26 September 2004

presidential debates = sham

due to the centralizing of political power in the two-party system, all dissenting voices are effectively silenced. the worst parts of the conspiracy? the deliberate bypassing of legitimate candidates in debates; and the exceedingly high hurdles placed on third party candidates to gain ballot access in some states. the part of me that likes to say "gubmint" just knows it's an obvious part of a grand conspiracy to limit power to the powerful. our nation is no longer ruled by the people (if it ever was), but rather an oligarchy of CEOs and politicians sharing at our trough.

it seems pretty simple to me that there is a perfectly legitimate means of selecting participants for the presidential debates: one that is fair to the last drop. i think we should demand that the "non-partisan" [bi-partisan] debate crew invite every candidate that is on enough ballots to win enough electoral votes, should that candidate win in each state, to secure the presidency. if Ralph Nader is on enough ballots, he obviously has enough popular support that his ideas aren't quackery (in an impartial sense). the Libertarian candidate is always on enough ballots, but he is never invited. i posit that the ideas expressed by third party candidates are on the fringe merely because people haven't heard their message. the media, acting as puppets, refuse even to mention third parties except as humorous, check-this-shit-out anecdotes.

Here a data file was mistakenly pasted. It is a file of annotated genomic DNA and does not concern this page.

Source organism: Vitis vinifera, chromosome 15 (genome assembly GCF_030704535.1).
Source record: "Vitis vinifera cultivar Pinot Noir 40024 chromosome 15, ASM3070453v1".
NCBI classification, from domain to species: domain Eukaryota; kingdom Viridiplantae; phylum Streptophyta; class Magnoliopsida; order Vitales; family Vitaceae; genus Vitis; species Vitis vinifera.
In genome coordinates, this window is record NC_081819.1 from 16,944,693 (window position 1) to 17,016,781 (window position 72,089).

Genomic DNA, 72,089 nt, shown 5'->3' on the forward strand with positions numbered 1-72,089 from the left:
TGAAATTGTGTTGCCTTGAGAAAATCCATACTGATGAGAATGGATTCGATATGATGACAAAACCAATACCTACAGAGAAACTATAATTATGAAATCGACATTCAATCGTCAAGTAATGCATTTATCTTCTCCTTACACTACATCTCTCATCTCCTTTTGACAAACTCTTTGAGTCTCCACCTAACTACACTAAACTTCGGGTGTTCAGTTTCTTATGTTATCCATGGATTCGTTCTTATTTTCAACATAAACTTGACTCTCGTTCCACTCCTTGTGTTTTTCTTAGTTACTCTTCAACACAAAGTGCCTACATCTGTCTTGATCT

the biggest thorn in my side, and the side of republicanism in general, is the deliberate shackling of third parties in ballot access. my home state of North Carolina requires a staggering number of signatures be accepted in order to gain access: equal to 2% of the votes cast in the last gubernatorial election. that ends up costing third parties many thousands of dollars just to get names on the paper, money that would be better spent on campaign ads, etc.

so why do the Ds and Rs hamper ballot access? i'm sure it's as simple as controlling which messages are important to the public. it's also about making sure that no spoilers can get their own messages out, someone like Nader in 2000 or Perot in 1992. what we've seen is that other candidates speak to issues that are important to some subset of the voting public, drawing them away from the republicrats.

in fact, the only way for a third party to get a message heard is to have a wealthy/famous backer in a single person: the actual candidate (a la Nader or Perot). the McCain Feingold act saw to that by eliminating the possibility of a few wealthy contributors. better that the powerful stay in power.

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